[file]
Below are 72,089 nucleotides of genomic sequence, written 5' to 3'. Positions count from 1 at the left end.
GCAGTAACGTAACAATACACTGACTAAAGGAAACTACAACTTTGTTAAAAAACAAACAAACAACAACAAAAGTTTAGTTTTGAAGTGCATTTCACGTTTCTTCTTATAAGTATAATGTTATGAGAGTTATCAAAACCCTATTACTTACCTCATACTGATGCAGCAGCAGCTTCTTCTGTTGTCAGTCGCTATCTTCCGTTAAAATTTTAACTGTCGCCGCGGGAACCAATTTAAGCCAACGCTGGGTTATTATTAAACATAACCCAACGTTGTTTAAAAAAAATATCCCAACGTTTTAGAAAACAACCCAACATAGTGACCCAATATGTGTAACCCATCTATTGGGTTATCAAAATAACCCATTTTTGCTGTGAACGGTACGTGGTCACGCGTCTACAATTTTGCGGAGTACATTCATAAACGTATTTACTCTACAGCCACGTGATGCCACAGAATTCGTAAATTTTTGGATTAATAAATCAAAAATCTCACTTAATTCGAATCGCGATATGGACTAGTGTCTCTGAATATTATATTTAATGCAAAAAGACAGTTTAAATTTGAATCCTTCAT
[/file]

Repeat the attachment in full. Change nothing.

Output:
Below are 72,089 nucleotides of genomic sequence, written 5' to 3'. Positions count from 1 at the left end.
GCAGTAACGTAACAATACACTGACTAAAGGAAACTACAACTTTGTTAAAAAACAAACAAACAACAACAAAAGTTTAGTTTTGAAGTGCATTTCACGTTTCTTCTTATAAGTATAATGTTATGAGAGTTATCAAAACCCTATTACTTACCTCATACTGATGCAGCAGCAGCTTCTTCTGTTGTCAGTCGCTATCTTCCGTTAAAATTTTAACTGTCGCCGCGGGAACCAATTTAAGCCAACGCTGGGTTATTATTAAACATAACCCAACGTTGTTTAAAAAAAATATCCCAACGTTTTAGAAAACAACCCAACATAGTGACCCAATATGTGTAACCCATCTATTGGGTTATCAAAATAACCCATTTTTGCTGTGAACGGTACGTGGTCACGCGTCTACAATTTTGCGGAGTACATTCATAAACGTATTTACTCTACAGCCACGTGATGCCACAGAATTCGTAAATTTTTGGATTAATAAATCAAAAATCTCACTTAATTCGAATCGCGATATGGACTAGTGTCTCTGAATATTATATTTAATGCAAAAAGACAGTTTAAATTTGAATCCTTCAT